The HT-ST5000 is more premium than Sonos' soundbars and handles more channels too, with Dolby Atmos and a simulation, at least, of 7.1.2 surround sound.

Build quality is exceptional. While there’s a fabric cover to complement the hairline finish, we suggest you remove it and just drink in those drivers. Mmm-mm. 

Left and right are two gorgeous coaxial speakers with gold-rimmed high frequency tweeters, while a step-down coaxial flanked by mid-range quartet sits dead centre. On top are up-firing Dolby-enabled speakers for Dolby Atmos and height duties. Sony describes all this as a 7.1.2 proposition. 

Connectivity includes four HDMIs, plus optical digital audio and stereo minijack inputs. With Atmos soundtracks the system paints a huge, highly precise canvas, with those upfiring drivers tantalizingly hinting at a canopy of immersive sound.  

It punches hard too. The sub drops to 31.5Hz, and is more than able to pulverize your popcorn. With a claimed power output of 800W, the system suits all musical genres too, supporting a full fist of Hi-Res Audio codecs up to DSD. 

A pearl amongst soundbars.

4. Samsung HW-K950

Best Dolby Atmos soundbar with additional speakers

Reasons to buy
+Incredible Atmos surround sound+Music streaming too
Reasons to avoid
-Not cheap-Not really a 'one-box' solution

An even more serious proposition, this loses points for really being a 3.1 system rather than a true one-box soundbar. 

However, it then regains those points and more by providing an astounding Dolby Atmos experience from one (large, cardboard) box (with four speakers in it).

The largest portion of the package, the soundbar sits in front of or under your telly as usual, while two small speakers fire forwards and upwards to deliver Atmos effects, and a subwoofer provides the bottom end.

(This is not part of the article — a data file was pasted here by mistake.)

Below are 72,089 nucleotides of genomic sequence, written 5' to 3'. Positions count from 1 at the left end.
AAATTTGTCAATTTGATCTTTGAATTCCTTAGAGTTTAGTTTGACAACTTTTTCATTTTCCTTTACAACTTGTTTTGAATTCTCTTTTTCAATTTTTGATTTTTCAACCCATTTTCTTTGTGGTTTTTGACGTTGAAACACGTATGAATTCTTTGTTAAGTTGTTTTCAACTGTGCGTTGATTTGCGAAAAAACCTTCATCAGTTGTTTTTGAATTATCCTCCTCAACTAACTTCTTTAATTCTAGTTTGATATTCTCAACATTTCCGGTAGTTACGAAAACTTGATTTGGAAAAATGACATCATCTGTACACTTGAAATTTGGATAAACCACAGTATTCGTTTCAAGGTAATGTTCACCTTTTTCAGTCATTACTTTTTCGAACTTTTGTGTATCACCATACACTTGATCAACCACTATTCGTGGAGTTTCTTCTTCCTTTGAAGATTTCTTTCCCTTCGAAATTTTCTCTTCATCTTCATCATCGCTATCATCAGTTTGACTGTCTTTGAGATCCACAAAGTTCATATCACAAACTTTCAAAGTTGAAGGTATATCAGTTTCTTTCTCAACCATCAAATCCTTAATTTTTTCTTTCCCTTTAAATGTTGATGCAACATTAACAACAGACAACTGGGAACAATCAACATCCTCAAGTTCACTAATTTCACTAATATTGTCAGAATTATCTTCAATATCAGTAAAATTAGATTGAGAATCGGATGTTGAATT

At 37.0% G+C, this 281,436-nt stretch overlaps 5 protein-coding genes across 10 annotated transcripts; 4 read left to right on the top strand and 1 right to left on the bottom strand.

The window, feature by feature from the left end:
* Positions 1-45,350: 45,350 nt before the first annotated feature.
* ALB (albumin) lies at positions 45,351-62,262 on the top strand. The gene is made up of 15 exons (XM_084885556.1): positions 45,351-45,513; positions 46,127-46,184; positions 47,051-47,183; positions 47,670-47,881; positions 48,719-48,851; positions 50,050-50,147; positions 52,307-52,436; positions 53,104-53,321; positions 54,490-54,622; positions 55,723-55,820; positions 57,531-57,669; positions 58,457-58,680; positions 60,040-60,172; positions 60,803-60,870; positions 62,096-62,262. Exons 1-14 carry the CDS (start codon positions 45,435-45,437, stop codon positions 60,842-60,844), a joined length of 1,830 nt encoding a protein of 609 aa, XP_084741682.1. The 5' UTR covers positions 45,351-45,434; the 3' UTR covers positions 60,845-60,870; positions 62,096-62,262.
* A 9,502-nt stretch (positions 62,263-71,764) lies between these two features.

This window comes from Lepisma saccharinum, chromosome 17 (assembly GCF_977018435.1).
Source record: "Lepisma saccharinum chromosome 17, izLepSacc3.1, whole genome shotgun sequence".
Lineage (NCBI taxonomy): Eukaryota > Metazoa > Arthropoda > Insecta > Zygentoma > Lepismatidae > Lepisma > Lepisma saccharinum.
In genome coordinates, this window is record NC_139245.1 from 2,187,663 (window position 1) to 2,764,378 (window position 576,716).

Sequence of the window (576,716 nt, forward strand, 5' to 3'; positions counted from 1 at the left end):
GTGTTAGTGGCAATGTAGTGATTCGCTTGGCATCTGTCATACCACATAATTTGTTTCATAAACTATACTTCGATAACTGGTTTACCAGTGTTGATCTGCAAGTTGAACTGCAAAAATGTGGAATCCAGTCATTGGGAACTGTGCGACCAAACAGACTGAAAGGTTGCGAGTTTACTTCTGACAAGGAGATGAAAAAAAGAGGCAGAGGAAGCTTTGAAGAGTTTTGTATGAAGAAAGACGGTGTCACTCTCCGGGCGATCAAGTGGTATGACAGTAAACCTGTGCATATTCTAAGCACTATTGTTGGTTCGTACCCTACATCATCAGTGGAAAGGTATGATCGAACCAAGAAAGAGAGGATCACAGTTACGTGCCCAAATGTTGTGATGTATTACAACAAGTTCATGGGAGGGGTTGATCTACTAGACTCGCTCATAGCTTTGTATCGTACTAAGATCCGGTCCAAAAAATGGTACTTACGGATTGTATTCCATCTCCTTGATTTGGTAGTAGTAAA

Admittedly there's not a lot of Atmos ready for home listening, but Samsung's setup will also have a stab at 'upscaling' standard surround audio to 5.1.4, if you wish.

Add Bluetooth, Wi-fi streaming and multi-room, with compatible Samsung speakers, and you have a system that, while a lot more space-demanding than its rivals, undeniably gives a lot in return.

5. Yamaha YAS-306

Best virtual surround soundbar under £400

Connections: 2 x digital audio, analogue stereo, Wi-Fi, Bluetooth
Dimensions: 950 x 72 x 131 mm
Weight: 4.9kg
Features: AirPlay; MusicCast; Air Surround Xtreme mode; High-Res Audio capable
Reasons to buy
+Air Surround Xtreme virtual surround is a blast
+Easy on the eyes
Reasons to avoid
-Lacks deep bass-No HDMI connection

It’s virtually impossible to get even vaguely convincing surround from a soundbar for less than £500, which is why if you're in that price bracket, you're better off sticking with good ol' stereo.

Yamaha’s YAS-306, however, comes eerily close. It not only looks designer friendly, with a silver fabric finish (black is also available), but it also curves audio around your lobes with its Air Surround Xtreme virtual surround mode, which creates a convincingly cinematic soundstage from a modest dual tweeter/woofer array.

MusicCast enabled, it’ll also group with compatible Yamaha speakers to stream music wirelessly from room to room.